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  5. "Tallerkenene og smørbrødene"

"Tallerkenene og smørbrødene"

Translation:The plates and the sandwiches

June 6, 2015

11 Comments


https://www.duolingo.com/profile/watersign

Could you tell me, please if this is correct? En tallerken= a plate; tallerkenen = the plate; tallerkener = plates; tallerkenene = the plates?


https://www.duolingo.com/profile/mmabsout

if you notice here, Tallerkenene is pronounced with two "N"s when the audio is played in full, but with only one "N" when you hover the mouse over the word. So, which one is the correct pronunciation? Or does it differ on whether or not the word is at the beginning or at the end of the sentence?


https://www.duolingo.com/profile/maria.nils

I would pronounce that "tallerknene" - and I would write it that way too, though to my big surprise, this doesn't seem to be an accepted option now that I check the dictionary. Anyway, the full pronunciation with 3 e's and 2 n's sounds like something you would have to be a machine to bother with. We all strive towards sloppy pronunciation, don't we ;-)


https://www.duolingo.com/profile/vildand91

You can say both. I would use one "n" in most cases, but two if I was stressing the word. For instance if I asked someone to bring "tallerkenene" and not bowls/glasses etc.


https://www.duolingo.com/profile/Vetikke22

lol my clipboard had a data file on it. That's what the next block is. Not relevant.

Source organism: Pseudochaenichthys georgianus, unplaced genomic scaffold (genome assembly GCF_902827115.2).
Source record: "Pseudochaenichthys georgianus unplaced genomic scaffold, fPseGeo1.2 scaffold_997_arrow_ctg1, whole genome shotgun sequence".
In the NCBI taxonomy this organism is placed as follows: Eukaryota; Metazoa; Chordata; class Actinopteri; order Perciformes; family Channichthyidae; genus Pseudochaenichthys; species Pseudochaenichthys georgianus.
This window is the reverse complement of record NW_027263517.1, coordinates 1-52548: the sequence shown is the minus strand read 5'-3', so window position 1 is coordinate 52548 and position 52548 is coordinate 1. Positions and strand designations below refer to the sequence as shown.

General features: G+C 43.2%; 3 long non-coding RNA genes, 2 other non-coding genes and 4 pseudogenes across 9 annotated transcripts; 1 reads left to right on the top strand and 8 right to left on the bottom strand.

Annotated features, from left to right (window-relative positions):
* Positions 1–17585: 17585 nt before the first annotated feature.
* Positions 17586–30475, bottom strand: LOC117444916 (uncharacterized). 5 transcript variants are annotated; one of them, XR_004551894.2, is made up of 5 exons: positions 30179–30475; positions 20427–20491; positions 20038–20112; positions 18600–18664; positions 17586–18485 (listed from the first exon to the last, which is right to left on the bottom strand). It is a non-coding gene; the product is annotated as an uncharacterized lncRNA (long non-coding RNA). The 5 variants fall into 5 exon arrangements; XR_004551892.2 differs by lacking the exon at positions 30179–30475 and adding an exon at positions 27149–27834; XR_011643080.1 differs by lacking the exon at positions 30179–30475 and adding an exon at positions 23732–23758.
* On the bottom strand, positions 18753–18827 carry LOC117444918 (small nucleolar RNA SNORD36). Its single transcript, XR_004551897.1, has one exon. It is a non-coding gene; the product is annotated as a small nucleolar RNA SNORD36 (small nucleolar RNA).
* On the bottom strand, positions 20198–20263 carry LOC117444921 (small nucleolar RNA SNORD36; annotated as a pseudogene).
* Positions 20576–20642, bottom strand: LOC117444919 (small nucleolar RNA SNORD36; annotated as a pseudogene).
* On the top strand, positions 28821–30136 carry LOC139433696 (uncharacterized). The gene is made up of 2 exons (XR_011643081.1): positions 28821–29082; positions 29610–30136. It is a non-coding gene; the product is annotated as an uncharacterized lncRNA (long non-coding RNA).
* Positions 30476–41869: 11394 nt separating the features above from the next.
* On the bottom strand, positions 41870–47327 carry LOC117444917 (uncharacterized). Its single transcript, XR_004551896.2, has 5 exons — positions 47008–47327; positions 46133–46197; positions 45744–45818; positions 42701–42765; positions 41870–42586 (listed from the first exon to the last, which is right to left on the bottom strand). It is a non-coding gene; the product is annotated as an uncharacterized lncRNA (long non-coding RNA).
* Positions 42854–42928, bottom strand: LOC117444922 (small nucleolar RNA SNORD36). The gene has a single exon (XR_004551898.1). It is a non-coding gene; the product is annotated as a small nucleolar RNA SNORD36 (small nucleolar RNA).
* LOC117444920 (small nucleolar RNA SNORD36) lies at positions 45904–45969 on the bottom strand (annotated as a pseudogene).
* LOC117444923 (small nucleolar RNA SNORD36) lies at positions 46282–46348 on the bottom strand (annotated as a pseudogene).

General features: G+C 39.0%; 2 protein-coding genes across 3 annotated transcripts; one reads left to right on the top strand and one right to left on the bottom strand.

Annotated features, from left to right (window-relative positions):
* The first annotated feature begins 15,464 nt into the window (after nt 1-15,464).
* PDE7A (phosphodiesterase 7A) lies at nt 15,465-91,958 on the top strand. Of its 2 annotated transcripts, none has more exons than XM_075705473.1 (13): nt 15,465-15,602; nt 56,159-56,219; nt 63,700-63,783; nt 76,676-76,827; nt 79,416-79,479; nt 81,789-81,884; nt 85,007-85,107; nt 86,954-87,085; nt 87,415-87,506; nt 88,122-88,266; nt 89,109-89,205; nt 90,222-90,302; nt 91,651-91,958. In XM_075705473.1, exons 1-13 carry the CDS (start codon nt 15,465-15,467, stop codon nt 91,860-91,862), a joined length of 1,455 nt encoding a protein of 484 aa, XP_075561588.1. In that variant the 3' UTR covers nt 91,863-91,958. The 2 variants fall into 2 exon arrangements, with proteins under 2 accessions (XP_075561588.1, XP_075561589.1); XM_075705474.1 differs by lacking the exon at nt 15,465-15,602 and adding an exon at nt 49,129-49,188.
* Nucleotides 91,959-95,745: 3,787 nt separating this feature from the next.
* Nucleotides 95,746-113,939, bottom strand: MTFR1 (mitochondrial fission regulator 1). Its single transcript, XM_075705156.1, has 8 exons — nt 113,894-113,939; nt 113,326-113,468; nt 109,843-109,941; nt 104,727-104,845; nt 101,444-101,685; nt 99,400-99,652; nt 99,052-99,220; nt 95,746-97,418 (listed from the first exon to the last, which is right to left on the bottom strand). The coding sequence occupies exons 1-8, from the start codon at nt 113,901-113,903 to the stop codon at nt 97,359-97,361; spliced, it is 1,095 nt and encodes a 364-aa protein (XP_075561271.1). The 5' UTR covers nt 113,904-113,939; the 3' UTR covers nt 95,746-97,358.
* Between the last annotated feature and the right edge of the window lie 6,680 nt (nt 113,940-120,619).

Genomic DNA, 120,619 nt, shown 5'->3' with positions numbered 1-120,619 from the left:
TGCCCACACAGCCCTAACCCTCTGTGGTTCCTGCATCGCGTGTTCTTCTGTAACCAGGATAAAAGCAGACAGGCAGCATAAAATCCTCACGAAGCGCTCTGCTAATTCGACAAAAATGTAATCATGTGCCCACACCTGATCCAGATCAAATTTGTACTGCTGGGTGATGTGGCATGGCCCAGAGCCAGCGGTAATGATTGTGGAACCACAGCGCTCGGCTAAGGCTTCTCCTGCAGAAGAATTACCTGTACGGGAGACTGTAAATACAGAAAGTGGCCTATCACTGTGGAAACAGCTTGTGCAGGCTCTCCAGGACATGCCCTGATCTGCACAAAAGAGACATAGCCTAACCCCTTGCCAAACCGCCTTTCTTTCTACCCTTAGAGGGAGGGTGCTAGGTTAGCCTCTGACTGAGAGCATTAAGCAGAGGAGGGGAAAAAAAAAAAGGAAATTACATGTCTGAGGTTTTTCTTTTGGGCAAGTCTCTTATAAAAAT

Both are correct, but the last one is a more full/clear prononciation


[deactivated user]

    Pronunciation is a nightmare.


    https://www.duolingo.com/profile/bericdondy

    Hm, for some reason it told me that "the plates and the OPEN sandwiches" was the correct translation.


    https://www.duolingo.com/profile/RaeSoo

    I can't pronounce smørbrødene....


    https://www.duolingo.com/profile/HanzoHasAHoodie

    What more could you need?


    https://www.duolingo.com/profile/LatentLeprechaun

    I noticed on a past exercise that plate seems to be interchangeable with tallerken? Is there any sort of difference? Is one used more commonly?


    https://www.duolingo.com/profile/maria.nils

    "En/ei plate" is not something you can eat from, and I can't think of a context where you could use them interchangibly. It can be a big flat thing used as building material, or it can can be a record, DVD, etc.

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